HELSINKI (Reuters) - Finland's center-right government on Friday said it was ready to accept its proposed two percent EU quota in relocating further 120,000 asylum seekers, but added that the system must not be mandatory in the future.
The EU migrant crisis poses a political as well as a financial challenge for the newly-appointed coalition amid rising unemployment in the recession-hit Finnish economy.
"We can go forward (with the EU quota) on the voluntary basis, but not by compulsion," foreign minister Timo Soini, whose EU-sceptic party has campaigned for tighter controls of immigration, told a news conference.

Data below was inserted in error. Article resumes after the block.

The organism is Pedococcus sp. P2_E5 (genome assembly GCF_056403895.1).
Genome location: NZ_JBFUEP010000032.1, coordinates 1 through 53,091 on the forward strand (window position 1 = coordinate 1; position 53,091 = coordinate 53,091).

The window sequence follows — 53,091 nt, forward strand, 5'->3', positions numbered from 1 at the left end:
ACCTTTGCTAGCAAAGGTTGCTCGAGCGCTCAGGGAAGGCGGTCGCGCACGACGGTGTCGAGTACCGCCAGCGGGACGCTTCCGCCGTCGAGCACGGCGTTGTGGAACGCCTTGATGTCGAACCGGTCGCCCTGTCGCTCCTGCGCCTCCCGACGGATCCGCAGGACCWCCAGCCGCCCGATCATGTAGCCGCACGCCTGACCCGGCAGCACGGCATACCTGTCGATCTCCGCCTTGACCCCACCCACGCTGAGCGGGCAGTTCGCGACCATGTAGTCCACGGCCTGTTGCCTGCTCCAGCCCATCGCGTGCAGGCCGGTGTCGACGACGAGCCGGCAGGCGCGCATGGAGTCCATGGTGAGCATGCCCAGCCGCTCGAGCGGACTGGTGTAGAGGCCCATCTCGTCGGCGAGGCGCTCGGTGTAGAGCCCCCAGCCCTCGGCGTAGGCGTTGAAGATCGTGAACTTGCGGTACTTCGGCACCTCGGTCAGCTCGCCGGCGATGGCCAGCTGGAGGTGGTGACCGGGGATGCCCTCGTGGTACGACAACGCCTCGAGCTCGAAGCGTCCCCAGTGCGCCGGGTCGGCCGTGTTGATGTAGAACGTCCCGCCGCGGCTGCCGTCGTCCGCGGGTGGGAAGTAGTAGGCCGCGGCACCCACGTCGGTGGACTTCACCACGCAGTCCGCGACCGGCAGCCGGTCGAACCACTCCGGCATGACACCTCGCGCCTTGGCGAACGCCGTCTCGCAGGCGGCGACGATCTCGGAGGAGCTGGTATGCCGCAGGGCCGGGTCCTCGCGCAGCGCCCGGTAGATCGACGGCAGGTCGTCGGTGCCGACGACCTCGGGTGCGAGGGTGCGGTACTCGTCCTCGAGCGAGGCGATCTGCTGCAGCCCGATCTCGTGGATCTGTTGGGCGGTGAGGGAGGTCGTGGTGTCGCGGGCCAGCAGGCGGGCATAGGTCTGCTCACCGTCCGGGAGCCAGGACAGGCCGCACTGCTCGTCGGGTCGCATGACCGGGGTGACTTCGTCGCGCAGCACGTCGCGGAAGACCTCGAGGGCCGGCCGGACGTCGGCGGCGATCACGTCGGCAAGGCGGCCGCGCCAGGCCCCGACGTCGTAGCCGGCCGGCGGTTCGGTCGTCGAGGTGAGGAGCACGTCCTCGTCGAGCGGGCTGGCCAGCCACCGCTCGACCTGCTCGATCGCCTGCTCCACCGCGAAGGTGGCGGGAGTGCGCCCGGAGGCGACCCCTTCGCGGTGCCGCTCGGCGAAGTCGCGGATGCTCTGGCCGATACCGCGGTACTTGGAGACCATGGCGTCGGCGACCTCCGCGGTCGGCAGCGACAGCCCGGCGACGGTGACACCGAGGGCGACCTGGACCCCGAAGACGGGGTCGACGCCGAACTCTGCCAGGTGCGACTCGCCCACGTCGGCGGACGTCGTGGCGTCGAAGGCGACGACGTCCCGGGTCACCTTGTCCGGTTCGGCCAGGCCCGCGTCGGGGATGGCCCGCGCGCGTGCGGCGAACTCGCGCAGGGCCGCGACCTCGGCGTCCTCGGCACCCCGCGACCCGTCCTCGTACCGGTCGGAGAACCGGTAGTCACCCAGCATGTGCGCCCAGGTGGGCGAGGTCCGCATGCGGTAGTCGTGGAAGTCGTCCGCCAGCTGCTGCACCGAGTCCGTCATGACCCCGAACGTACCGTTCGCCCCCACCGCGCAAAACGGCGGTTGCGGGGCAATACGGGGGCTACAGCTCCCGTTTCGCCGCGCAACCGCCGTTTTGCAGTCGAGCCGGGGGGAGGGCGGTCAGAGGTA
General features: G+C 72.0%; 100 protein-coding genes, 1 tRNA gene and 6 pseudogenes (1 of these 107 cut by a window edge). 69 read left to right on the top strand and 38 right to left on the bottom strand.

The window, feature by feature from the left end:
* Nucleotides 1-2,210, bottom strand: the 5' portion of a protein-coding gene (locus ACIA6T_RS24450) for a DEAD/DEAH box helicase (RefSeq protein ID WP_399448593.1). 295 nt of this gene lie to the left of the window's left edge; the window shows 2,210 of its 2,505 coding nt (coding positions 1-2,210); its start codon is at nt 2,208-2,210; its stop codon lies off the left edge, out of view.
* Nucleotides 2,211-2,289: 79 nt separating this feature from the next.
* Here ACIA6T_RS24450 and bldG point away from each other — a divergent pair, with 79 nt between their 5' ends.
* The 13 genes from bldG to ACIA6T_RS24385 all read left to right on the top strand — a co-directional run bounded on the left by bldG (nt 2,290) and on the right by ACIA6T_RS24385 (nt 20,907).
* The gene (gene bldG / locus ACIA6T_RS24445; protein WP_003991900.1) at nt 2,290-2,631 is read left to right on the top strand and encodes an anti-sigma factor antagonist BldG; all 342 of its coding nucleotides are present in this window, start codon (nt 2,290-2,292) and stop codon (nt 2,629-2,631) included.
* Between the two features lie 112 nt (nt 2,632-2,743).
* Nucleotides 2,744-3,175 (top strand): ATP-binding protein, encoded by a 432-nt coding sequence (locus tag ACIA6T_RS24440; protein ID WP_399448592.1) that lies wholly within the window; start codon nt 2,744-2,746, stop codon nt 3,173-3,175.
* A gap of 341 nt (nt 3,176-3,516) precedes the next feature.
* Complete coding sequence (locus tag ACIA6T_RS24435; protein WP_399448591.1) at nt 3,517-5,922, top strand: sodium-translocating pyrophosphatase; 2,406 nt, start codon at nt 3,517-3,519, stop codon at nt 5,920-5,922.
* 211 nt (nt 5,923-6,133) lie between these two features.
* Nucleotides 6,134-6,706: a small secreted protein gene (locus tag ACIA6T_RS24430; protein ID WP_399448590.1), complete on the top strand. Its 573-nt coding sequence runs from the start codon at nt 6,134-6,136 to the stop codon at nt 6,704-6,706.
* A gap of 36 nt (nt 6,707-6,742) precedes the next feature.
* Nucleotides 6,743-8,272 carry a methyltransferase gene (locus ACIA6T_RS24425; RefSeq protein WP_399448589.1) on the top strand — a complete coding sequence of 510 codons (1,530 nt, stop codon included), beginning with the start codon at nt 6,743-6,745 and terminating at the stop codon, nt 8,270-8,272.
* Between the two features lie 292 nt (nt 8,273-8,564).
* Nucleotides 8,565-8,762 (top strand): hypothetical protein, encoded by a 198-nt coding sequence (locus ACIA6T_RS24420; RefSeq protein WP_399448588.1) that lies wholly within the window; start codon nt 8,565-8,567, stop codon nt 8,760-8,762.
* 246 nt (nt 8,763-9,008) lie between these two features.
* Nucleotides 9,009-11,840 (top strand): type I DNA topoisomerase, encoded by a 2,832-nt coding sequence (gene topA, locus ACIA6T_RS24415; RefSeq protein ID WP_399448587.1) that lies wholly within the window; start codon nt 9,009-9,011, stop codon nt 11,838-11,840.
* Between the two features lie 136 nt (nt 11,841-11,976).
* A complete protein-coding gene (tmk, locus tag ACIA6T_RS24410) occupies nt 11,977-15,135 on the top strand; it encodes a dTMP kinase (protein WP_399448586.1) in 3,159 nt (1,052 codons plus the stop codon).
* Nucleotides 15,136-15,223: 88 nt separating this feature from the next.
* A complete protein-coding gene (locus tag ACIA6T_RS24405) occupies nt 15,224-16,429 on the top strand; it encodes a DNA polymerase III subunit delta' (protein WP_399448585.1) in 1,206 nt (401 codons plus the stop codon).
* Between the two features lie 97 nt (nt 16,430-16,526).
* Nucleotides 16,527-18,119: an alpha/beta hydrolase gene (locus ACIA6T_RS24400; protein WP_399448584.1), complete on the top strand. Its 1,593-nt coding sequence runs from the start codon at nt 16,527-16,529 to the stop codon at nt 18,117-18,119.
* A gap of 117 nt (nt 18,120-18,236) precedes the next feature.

"Increasing EU authority in this issue would not be good, it wouldn't work.... If we can't find solutions with international and EU cooperation, we have a million people moving across the borders without any coordination."
Interior minister Petteri Orpo added that he believed several EU states had similar thoughts on the quota policy.
The European Commission proposed earlier this week the relocation of a further 120,000 asylum seekers from Hungary, Greece and Italy to other EU states under mandatory quotas.
The total number of asylum seekers coming to Finland is expected to rise to up to 30,000 this year, compared with just 3,600 last year.
The government is planning to increase capital gains tax and income tax on high earners to help pay for higher immigration costs.
(Reporting by Jussi Rosendahl; Editing by Toby Chopra)